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drugs

L to R: Missoula County Sheriff TJ McDermott, Sen. Steve Daines and Lake County Sheriff Don Bell during a Missoula meeting about meth, April 18, 2019.
Edward O'Brien / Montana Public Radio

Montana’s Republican U.S. Senator was in Missoula Thursday. He invited police and prosecutors to share their concerns about Montana’s meth crisis.

Sen. Steve Daines wanted straight talk on methamphetamine’s impacts on western Montana. Regional law enforcement gave him plenty to chew on.

In an effort to keep people from returning to jail and prison, the 2017 Montana Legislature approved $400,000 in funding for a pilot program to help former inmates find stable housing when they’re released.
(PD)

Misti Liberti had few available housing options when she was released from jail last fall. Liberti sometimes resorted to couchsurfing with acquaintances she knew before her jail sentence; a big  gamble for someone who has spent years battling chemical dependency.

"When I got out I was kind of at the mercy of staying with people, and you put yourself in a risky environment sometimes. You just go back to what’s familiar," she says.

Alcohol, drug and suicide (combined) deaths per 100,000 people in 2017.
National Center for Health Statistics, CDC

A new analysis of the latest federal health statistics says that Montana had the second highest rates of deaths from alcohol in 2017, and substantial growth in its suicide rate that year as well.

Released Tuesday, the “Pain in the Nation Update” from the non-profits Trust for America’s Health and Well Being Trust says that when it came to growth in the number of deaths from drugs, alcohol and suicide combined, Montana and New Jersey led the nation in 2017. Each state saw a greater than 15-percent increase in such deaths.


The dialogue around substance abuse and mental health disorders, when it happens at all, is often shrouded in shame, blame and guilt. An event in Missoula this weekend is aiming to change that, and also to celebrate people in recovery. 

Kirsten Pabst at the U.S. Attorney's Office in Missoula on July 19, 2018.
Maxine Speier

Last year the city of Missoula had 324 violent crimes, an increase of nearly 50 percent since 2011. Law enforcement say the meth epidemic is to blame, and Thursday announced that they’re addressing it with a local, state and federal partnership.

Missoula's Community Medical Center.
Courtesy

When Missoula’s not-for-profit Community Hospital was sold to a for-profit company three years ago, by law the proceeds from that sale had to be invested in a community foundation.

That $100 million investment is now starting to spin out grants aimed at improving health care for western Montana’s children and families. Edward O’Brien has more on the new Headwaters Foundation’s funding priorities.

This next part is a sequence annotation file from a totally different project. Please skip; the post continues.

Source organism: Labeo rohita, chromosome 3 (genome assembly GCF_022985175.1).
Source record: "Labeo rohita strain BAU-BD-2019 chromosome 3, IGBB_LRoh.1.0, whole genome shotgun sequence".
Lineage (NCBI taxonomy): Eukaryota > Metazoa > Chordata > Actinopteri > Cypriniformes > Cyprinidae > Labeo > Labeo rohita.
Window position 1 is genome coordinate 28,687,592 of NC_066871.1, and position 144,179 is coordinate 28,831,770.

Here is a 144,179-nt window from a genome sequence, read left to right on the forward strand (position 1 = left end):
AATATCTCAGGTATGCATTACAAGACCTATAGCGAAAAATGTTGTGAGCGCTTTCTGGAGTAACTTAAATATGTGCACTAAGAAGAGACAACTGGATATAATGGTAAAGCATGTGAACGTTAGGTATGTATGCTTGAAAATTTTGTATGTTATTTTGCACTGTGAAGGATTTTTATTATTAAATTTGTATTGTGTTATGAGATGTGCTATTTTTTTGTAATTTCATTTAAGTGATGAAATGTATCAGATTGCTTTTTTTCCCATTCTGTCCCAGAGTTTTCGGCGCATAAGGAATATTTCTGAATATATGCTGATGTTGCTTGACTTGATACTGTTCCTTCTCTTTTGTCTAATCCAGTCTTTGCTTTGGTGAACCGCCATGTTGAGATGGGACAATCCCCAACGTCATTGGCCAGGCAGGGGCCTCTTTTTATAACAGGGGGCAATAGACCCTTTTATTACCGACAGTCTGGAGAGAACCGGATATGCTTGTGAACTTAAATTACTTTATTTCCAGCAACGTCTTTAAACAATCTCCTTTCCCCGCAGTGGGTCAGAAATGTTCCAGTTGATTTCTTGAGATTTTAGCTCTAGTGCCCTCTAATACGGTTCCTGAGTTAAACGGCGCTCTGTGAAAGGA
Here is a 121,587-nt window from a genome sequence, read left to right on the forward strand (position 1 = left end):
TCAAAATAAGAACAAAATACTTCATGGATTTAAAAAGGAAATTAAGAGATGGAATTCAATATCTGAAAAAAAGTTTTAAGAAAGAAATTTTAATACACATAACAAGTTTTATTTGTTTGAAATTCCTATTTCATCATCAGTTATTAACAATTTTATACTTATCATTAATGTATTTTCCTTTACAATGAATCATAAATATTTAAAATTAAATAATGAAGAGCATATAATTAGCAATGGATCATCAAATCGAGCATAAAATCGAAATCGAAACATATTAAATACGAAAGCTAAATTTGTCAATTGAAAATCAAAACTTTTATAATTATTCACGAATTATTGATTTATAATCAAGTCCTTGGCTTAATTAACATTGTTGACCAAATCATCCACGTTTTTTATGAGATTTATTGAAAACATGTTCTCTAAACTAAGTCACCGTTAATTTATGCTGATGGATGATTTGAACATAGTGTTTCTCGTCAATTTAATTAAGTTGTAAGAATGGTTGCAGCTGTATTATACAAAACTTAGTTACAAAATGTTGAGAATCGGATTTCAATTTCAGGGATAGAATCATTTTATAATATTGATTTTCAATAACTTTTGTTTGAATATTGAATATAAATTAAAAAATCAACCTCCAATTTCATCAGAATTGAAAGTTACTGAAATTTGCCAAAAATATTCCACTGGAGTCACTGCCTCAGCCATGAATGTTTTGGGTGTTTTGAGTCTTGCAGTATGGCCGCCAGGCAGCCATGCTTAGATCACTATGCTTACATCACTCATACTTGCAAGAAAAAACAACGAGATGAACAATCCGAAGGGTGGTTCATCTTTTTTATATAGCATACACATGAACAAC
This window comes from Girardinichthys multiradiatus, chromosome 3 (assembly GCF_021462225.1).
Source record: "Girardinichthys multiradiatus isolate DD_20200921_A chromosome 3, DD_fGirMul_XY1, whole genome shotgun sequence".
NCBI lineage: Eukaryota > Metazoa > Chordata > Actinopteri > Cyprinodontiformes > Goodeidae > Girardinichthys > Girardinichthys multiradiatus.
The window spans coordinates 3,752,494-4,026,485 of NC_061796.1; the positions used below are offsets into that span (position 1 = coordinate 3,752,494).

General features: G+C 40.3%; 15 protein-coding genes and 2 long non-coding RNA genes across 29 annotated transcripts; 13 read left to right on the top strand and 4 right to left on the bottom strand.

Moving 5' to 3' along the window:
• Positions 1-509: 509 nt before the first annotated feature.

Jennifer Munger holds a sign protesting state health deparment cuts in Helena, March 1, 2018. Munger says she's recently sober and wants other people with substance abuse issues to be able to get the same treatment she had.
Corin Cates-Carney / Montana Public Radio

Access to mental health services and addiction treatment, something that has never been great in Montana, could see a significant funding reduction next month as the state health department reduces its substance disorder services.

"If I wouldn’t have had that I probably wouldn’t be alive today. They saved my life," Jennifer Munger says.

Shards of methamphetamine hydrochloride, also known as crystal meth.
Radspunk (GFDL)

Montana’s health department is now sharing with prosecutors results of drug toxicology tests conducted on children suspected to have been exposed to drugs. The Department previously didn’t comply with this state law because they said doing so would jeopardize federal funding.

Health Department Director Sheila Hogan gave regional Child and Family Services supervisors Tuesday the go-ahead to share those toxicology reports with county attorneys.

Montana Attorney General Tim Fox.
Courtesy Montana DOJ

Montana Attorney General Tim Fox says the Montana County attorney who has implemented an immediate ‘crackdown’ on pregnant women found to be using drugs or alcohol never consulted with him.

Attorney General Tim Fox announcing a new report about drug abuse in Montana, September 19, 2017.
Corin Cates-Carney

A new report from the Montana Department of Justice released today says meth violations are up more than 500 percent in the last five years. And since 2010, heroin crimes are up more than 1,500 percent, contributing to Montana having the highest jail incarceration rate in the region.

The DOJ’s initial "Addressing the Impact of Drugs," or "AID" report provides a look into the data of Montanan’s use and abuse of alcohol and other drugs.

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